Hairballs are a pretty hairy dilemma for our cats. Hacking up a big wad of hair doesn’t sound appealing…at all. Unfortunately, sometimes cats have to deal with this less than ideal situation. If you weren’t aware Hairball Awareness Day wasn’t too long ago. Yes, this is actually a thing. Cat lovers everywhere united at the end of April to spread the message of prevention against hairballs. In case you missed the memo, we got you covered. Here are a few simple steps you can take to help your kitty.
Step 1: Stop the Shedding
To make sure the yack attack doesn’t come back aka vomiting up a hairball, it all begins with grooming. First order of business is to stop the shedding. Yeah, easier said than done, but there are ways to reduce it. Cats tend to over-groom themselves during peak shedding seasons and the excess hair becomes ingested. Not only that, but the hair gets on the furniture and in every nook and cranny. Be sure to brush your cat daily to remove dead, loose hair. This can reduce the amount of hair that your cat is swallowing and prevent blockages from occurring. Consider taking them to professional groomers as well if they won’t cooperate.
Step 2: Amp Up the Fiber
Fiber doesn’t just come in a cereal box or granola bars for humans; it is something our cats need as well. Many cat foods and treats are specially formulated with an increase of fiber to help with hairballs. Another trick to try is adding pumpkin to your cat’s meal once or twice a week. The fiber in the pumpkin helps the clumps move through the system. Always be sure to consult your vet before making any changes to your cat’s diet.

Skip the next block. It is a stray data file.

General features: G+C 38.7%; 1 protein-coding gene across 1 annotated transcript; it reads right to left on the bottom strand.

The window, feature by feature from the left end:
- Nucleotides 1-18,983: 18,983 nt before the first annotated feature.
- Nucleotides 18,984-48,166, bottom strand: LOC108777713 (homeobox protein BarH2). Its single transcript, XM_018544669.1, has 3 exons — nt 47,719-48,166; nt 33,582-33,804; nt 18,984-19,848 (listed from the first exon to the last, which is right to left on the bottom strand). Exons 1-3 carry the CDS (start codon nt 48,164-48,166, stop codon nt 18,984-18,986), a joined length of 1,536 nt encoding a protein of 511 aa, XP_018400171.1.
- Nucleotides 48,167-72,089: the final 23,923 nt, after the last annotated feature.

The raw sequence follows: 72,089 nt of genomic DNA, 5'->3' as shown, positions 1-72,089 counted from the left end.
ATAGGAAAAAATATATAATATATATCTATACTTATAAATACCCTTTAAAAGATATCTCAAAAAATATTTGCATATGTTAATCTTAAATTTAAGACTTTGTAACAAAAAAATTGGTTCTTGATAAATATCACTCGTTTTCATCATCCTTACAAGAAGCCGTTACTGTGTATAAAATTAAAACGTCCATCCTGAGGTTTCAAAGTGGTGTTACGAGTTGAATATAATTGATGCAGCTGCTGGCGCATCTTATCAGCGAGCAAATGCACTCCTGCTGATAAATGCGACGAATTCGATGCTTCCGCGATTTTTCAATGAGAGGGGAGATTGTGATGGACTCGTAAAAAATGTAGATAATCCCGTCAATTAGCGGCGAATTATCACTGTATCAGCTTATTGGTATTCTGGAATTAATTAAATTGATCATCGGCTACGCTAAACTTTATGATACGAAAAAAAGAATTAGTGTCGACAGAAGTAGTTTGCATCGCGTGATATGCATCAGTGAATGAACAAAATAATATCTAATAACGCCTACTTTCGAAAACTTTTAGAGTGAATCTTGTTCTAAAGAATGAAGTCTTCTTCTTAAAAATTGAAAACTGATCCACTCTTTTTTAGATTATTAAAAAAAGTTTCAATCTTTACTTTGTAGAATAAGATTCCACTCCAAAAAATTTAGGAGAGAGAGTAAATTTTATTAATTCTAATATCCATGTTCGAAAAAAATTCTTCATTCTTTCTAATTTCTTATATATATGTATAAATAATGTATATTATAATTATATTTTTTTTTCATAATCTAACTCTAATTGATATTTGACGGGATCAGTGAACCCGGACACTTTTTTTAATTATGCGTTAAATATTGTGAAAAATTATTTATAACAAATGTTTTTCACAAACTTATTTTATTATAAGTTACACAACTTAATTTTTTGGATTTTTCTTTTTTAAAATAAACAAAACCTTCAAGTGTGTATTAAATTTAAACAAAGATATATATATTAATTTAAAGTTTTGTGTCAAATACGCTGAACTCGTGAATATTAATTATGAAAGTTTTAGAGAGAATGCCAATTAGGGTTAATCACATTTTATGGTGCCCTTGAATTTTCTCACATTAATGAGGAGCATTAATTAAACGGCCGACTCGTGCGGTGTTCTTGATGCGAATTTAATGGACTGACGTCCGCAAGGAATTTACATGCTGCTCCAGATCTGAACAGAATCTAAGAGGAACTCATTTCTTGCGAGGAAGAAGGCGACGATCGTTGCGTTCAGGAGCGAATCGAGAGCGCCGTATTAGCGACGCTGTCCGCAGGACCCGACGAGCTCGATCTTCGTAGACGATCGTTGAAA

Step 3: Use a Hairball Remedy
Edible gel products or soft chews are just a few hairball remedies you can find in the market. Your local store, online, or a specialty pet retailer will likely have these available. These products will help reduce hairball formation and control existing hairballs.
Step 4: Keep Your Cat Active & Hydrated
Keeping your kitty active and hydrated is essential to maintaining a healthy skin and coat. Obesity is common in cats and that is something that you want to avoid. But with exercise can come dehydration. Water helps flush out the hair preventing it from clumping in the stomach. Place water bowls around the house and to be sure your cat is staying completely hydrated.
Step 5: Consult a Vet
If the signs still persist and your cat still seems to be hacking up hairballs, consult your veterinarian to discover the best steps to take to alleviate the problem. They will likely recommend a supplement to prevent clumping and can find the answers you need.
By following these five steps, you can help your kitty be hairball free!